4. Different impulses got me into the stories. A couple I wrote just because a setting appealed to me. I wanted to describe a place richly. Others started because of a situation. A couple started because I had an idea about language, like I wanted to write a story that built like a song, or I intentionally wanted to be poetic. One story I wrote in first person but never used the pronoun “I” just to see if I could do it. Some came from autobiography, which may be because autobiography is the low-hanging fruit of inspiration, but it’s also the stuff that feels really important as I write. I wrote from writing prompts (there’s plenty of places on the web with writing prompts—just Google for them). I wrote to themed anthology descriptions, and used the theme as a prompt.
5. I found that I wanted to try different things because the previous stories were so fresh in my memory. Like, I didn’t want two first person stories in a row, or if the last story the characters were young, then next one they’d be old. I wrote characters who were different from me (different ethnicity, backgrounds, education, vocabulary, etc.). If my last story had a downer ending, I wanted the next one to have a different feel. I wanted to try different styles.
6. Because of the pace, I grew more conscious of my first readers. The stories started to feel confessional and because my first readers know me well, I became more aware of when I used autobiographical elements I thought they would recognized. Sometimes I used those elements for fun, and sometimes I worked hard to disguise them.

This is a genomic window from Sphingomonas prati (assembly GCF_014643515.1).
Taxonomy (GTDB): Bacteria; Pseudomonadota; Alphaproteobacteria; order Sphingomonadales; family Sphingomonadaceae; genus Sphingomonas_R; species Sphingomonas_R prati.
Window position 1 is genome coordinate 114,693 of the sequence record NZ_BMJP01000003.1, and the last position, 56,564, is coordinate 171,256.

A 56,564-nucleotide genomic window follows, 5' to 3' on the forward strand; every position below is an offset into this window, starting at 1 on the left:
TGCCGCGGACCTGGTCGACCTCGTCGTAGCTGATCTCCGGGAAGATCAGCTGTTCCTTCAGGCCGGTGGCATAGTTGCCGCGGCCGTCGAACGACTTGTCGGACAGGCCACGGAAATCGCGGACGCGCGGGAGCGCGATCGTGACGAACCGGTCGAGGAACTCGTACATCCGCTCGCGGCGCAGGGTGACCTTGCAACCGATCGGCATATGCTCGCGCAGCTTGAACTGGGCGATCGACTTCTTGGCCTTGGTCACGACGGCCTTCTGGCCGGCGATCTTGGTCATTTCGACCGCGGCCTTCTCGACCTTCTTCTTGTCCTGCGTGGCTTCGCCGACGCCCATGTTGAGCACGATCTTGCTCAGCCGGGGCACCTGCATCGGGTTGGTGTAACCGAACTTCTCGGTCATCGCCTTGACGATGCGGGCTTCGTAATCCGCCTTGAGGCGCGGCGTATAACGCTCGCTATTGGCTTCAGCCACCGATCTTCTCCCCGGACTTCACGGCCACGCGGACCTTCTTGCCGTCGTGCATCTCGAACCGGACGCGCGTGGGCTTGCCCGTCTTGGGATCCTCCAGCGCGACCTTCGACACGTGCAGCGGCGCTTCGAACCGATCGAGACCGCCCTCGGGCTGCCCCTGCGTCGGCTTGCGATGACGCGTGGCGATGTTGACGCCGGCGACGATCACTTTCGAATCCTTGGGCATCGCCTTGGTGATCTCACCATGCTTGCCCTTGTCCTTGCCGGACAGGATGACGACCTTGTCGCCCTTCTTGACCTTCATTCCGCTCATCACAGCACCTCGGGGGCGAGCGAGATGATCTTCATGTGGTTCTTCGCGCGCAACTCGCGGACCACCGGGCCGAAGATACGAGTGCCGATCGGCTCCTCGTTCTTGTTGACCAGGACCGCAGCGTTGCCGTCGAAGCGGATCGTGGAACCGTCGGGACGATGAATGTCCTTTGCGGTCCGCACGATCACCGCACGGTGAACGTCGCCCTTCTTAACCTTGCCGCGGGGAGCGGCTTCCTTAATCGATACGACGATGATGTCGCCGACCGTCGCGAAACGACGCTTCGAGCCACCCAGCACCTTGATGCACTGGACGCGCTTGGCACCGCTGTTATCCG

7. I found that I ping-ponged when writing the stories between being really interested in the language I was using, and being really interested in the story I was telling. Weirdly enough, I think I’m a better story teller when I fall in love with the language and just let the language go than when I’m focusing on plot points and structure.
8. Story writing rhythm feels like a slinky’s motion to me, when you hold both ends and then oscillate. Things bunch up and don’t move, and then suddenly rush to the next bunch point. The thing is that I’m very self-conscious about the bunched up points, and they are frustrating or bothersome. To get through them, I sometimes have to trick myself by giving myself some immediate goal, like how much can I write before “Stairway to Heaven” finishes on my CD? Other times I remind myself that I can’t edit nothing, so I’ve got to get something on the page, even if it’s not particularly good.
9. I write better and faster if I type with my eyes closed. This is a lesson I constantly have to remind myself about.
10. My best approach to submitting the work is to absolutely believe the market I sent it to will reject it. That’s a tough state of mind to stay in, but when I submitted so much work so fast, the rejections came back relentlessly. I sold a story about one out of every eight times I submitted, so that meant I could have multiple rejections in the same week. However, even on the day I had an acceptance, a rejection later was discouraging. So, to battle the discouragement, I assumed the story would be rejected. No big deal when it came in; they were going to reject it anyways. Every sale was a pleasant and beautiful surprise.
If you've made it all the way to the end of this long post, you have persistence!